A shocked North Carolina community is demanding a 17-year-old accused of murdering two other teens be tried as an adult and face the death penalty — while grieving family members find themselves “living in a nightmare.”
Questions continued to swirl Tuesday, three days after the bullet-riddled bodies of 14-year-old Lyric Woods and 18-year-old Devin Clark were found in a wooded trail in rural Orange County.
Police are now seeking an unidentified 17-year-old in the double murder, but the news the suspect won’t automatically be tried as an adult under state law sparked a fierce public outcry as the victims’ families remain in the dark about how the slayings unfolded.
“I’m living a nightmare,” Woods’ heartbroken grandfather Stan Dean told the News & Observer. Dean had offered a $10,000 reward for the capture of the person or persons responsible in the homicides.
“Cash! I need results!” he wrote on Facebook.
Dean told the newspaper he planted a cross with lights on it at the spot where his kin’s body was found because the teen “was afraid of the dark.”
Area residents, meanwhile, called for justice and hoped for a harsh punishment for the alleged shooter.
“It’s a shame he’s a juvenile … he deserves to be held accountable and the death penalty,” commented Facebook user Kevin Rigsbee, a firefighter and EMT in Durham County.
“Tried as a juvenile? Death penalty or life isnt [sic] enough for the pain both sets of parents will do life from here on out with because of this crime taken out on their kids,” argued Tripp Taylor, another commenter from nearby Graham, NC.
Clark’s aunt Crystal Hughes told WTVD that the unanswered questions are weighing on the family as they grieve.
“It’s hard for us to process everything that’s going on because we don’t have any details,” she said.
“And we really, our lack of information and is just not sitting right with us with the stuff that we’re hearing and all different sides of the story we know, hoping that the police department in investigation is going the way that it’s supposed to go. But it’s hard on us.”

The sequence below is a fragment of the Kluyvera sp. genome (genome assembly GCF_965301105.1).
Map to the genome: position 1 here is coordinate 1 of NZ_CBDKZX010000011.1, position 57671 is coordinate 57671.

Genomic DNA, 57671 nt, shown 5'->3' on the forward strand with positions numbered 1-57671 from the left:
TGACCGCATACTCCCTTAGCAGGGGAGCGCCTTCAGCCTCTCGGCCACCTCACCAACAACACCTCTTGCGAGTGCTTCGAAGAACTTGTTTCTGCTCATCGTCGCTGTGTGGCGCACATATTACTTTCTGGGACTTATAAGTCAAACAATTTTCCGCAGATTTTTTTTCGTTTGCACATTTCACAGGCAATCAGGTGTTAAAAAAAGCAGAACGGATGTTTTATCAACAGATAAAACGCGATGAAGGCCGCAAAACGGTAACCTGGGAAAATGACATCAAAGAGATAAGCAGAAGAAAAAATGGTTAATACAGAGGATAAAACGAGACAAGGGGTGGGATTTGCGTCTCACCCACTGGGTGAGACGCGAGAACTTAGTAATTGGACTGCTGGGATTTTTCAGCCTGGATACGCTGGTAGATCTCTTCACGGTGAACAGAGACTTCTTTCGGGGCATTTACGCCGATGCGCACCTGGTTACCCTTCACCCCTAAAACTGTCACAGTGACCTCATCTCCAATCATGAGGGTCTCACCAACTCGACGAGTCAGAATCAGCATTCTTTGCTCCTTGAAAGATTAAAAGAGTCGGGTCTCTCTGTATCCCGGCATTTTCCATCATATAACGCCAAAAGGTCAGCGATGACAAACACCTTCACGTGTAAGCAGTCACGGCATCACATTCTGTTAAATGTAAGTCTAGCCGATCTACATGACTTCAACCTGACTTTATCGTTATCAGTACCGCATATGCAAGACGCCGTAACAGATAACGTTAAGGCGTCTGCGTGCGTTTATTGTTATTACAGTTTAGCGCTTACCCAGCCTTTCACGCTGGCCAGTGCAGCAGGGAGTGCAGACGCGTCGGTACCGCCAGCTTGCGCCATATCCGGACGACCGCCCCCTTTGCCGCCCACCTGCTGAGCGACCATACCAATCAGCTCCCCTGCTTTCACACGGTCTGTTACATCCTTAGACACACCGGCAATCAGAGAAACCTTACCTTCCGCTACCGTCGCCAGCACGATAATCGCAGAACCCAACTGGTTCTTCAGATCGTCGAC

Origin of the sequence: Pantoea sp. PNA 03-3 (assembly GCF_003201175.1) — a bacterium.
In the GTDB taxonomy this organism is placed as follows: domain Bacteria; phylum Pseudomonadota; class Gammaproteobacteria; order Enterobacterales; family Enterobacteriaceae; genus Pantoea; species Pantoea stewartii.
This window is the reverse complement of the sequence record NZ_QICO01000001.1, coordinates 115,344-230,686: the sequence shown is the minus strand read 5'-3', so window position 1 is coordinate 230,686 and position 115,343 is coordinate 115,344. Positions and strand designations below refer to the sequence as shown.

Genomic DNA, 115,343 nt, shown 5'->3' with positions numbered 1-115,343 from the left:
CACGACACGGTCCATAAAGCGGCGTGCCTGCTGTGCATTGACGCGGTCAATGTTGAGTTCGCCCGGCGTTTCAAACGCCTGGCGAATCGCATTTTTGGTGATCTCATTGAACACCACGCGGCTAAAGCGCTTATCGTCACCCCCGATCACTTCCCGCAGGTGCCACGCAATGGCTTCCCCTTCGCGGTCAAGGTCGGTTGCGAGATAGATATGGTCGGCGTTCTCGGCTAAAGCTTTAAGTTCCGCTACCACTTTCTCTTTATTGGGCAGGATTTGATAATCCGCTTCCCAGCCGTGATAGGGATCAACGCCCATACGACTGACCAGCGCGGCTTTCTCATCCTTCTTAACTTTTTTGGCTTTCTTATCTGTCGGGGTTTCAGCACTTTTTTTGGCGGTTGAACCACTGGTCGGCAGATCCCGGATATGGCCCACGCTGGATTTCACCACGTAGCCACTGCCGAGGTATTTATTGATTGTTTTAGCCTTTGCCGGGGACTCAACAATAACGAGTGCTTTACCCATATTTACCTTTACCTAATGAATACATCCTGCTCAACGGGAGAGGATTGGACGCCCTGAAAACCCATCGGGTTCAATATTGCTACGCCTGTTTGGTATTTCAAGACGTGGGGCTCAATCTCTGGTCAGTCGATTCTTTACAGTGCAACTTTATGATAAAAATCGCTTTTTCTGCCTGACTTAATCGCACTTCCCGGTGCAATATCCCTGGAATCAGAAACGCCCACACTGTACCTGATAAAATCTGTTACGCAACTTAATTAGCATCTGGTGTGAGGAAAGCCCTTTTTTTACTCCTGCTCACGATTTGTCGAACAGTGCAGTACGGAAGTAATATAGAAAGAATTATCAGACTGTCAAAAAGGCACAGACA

The Orange County Sheriff’s Office did not immediately respond to a request for comment.
Eastern Alamance High School student Clark, who disappeared around 11 p.m. Friday was found dead on Sunday alongside Woods, a freshman volleyball player at nearby Cedar Ridge High School, in Hillsborough.
Woods was last seen getting into a car by a neighbor around 3 a.m. Saturday. She is believed to have left her stepfather’s Efland home through the back door, which was later found unlocked. She was reported missing around noon Saturday.
Though Clark and Woods were from different towns, they lived in the same small, somewhat rural community intersected by I-40 and I-85, and were friends.
Their high schools honored them with a moment of silence at a soccer game Monday night, before the bodies were officially identified.
Cedar Ridge students wore white T-shirts with Woods’ name on them to school on Monday. After the bodies were identified, the teen’s friends shared their sadness and disbelief on social media.
“[W]hy…just why…this hurts more than anything in the world,” wrote one young friend on Instagram.
Another friend, Yanna, captioned a series of video clips of Woods with the words “[M]an lyric [this s—t] ruff. Im not doing good man. i miss you so much right now! i need one of your goofy jokes , or random silly things you say to cheer me up.”
A separate Instagram account, @rememberinglyric2022, was started on Tuesday. The latest post, which included a selfie of Woods with makeup and curled hair, was captioned “Her smile is everything” alongside the hashtag @rememberinglyric2022, .
Woods’ sister, Caroline, also posted an Instagram tribute.
“[R]est easy to my beautiful beloved sister & bestriend [sic],” she wrote.
“Even when she was at her lowest she still found a way to make everyone smile and laugh. i know you’re always going to be watching over me, especially tonight, as i’m trying to find a way to process all of this.”
“I would never expect that to happen to him,” Clark’s friend Dontrell Lee told WTVD.
“The way he went out just really hurts.”
Both Lee and another friend, Erik Battle, attended a balloon release in Clark’s honor on the East Alamance football field on Monday.
“I have to face the fact that I’m gonna be here for the rest of my life until I go to the other side without needing my brother or being able to hear my brother’s voice,” Battle said.